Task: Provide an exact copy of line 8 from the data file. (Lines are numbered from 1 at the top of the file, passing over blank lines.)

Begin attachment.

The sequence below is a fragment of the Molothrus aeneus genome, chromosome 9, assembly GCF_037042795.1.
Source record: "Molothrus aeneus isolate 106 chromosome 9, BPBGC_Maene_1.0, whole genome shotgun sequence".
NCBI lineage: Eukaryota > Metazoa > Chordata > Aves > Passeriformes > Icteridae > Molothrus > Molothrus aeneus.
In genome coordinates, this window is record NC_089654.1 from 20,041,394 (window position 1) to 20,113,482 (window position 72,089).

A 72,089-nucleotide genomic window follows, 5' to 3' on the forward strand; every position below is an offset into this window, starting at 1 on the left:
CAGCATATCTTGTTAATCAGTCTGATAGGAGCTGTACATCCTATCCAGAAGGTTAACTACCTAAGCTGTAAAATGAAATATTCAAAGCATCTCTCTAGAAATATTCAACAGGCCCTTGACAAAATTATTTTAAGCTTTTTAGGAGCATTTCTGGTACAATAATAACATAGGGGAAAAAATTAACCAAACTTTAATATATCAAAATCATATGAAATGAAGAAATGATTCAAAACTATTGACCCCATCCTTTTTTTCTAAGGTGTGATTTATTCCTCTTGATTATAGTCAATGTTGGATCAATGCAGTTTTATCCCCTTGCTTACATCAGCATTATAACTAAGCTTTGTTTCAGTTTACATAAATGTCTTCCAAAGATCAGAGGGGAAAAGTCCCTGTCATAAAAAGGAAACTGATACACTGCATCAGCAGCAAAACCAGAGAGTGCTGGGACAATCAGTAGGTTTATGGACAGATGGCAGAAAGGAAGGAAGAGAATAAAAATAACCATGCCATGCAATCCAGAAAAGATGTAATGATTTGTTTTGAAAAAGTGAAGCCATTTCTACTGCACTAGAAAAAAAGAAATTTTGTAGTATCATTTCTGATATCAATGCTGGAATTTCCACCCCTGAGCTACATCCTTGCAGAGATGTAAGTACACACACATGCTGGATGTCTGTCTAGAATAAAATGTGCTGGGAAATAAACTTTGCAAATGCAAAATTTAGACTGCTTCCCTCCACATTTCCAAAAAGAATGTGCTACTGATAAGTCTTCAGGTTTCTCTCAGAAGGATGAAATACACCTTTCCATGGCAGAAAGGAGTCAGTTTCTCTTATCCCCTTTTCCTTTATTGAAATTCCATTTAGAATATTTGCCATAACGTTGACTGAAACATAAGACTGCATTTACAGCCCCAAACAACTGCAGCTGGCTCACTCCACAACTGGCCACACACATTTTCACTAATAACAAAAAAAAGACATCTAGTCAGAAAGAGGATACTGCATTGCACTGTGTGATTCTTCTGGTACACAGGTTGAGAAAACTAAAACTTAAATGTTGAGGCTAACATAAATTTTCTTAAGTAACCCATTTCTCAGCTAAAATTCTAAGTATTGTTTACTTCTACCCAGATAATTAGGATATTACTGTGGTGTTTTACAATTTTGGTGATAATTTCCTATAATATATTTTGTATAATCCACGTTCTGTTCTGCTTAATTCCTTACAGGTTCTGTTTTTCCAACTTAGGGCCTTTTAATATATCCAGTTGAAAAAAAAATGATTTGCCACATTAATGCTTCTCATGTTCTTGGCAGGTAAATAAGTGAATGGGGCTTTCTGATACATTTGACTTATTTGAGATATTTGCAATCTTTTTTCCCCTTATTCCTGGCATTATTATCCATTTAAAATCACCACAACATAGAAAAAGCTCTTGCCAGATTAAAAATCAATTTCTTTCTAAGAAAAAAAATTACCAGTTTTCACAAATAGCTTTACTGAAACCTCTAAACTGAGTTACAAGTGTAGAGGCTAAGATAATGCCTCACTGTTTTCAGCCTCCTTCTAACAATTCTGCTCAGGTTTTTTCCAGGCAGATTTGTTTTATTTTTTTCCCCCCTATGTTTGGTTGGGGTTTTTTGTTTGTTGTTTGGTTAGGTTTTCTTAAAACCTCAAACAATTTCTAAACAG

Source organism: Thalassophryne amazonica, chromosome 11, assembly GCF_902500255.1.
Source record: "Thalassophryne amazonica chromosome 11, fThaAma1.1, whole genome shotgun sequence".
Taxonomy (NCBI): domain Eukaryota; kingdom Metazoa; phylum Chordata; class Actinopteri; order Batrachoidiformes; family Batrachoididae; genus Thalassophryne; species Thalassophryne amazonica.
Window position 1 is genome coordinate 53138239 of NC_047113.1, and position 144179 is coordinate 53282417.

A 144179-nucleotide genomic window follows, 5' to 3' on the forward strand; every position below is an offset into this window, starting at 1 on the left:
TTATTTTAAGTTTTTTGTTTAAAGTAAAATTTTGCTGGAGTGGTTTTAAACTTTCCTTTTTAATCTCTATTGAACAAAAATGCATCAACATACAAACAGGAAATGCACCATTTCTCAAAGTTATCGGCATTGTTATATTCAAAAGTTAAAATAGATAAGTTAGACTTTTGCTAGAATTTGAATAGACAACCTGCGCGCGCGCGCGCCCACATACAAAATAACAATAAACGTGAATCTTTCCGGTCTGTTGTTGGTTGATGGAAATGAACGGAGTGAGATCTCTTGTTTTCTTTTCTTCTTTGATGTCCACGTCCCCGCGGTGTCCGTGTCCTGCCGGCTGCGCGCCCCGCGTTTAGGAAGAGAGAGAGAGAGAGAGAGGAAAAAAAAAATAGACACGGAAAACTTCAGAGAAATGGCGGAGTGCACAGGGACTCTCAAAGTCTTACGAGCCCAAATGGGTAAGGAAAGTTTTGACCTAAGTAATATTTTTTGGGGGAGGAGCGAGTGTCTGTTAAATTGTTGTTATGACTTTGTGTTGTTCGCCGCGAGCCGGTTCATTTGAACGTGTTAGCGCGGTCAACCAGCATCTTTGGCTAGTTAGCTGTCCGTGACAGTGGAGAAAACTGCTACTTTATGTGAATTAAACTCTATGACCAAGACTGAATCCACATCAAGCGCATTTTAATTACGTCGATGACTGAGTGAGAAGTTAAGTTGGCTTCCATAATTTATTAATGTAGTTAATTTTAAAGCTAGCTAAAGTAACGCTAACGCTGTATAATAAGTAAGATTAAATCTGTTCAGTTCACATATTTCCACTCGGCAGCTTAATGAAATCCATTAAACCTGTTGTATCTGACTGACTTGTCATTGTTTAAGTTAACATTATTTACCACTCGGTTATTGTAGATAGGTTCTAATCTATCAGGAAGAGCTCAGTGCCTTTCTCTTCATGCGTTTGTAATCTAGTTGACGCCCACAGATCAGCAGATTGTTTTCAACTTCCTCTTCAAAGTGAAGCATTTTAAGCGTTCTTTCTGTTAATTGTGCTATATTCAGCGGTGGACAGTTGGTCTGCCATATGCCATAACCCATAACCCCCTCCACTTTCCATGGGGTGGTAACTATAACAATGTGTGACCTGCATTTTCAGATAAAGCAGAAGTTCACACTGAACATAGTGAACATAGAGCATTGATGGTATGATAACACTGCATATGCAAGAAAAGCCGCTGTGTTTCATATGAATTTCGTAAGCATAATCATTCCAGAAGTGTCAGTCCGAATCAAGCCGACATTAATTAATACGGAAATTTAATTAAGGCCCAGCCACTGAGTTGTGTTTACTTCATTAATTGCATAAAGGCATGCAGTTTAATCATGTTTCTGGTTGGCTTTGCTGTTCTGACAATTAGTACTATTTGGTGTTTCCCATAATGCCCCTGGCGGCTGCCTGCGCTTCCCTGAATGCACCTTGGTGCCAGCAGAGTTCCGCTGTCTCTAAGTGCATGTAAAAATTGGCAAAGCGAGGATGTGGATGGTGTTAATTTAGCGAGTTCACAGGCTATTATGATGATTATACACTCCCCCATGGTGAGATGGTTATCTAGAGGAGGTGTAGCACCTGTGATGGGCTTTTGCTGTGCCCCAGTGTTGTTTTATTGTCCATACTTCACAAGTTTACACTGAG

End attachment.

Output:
Source record: "Thalassophryne amazonica chromosome 11, fThaAma1.1, whole genome shotgun sequence".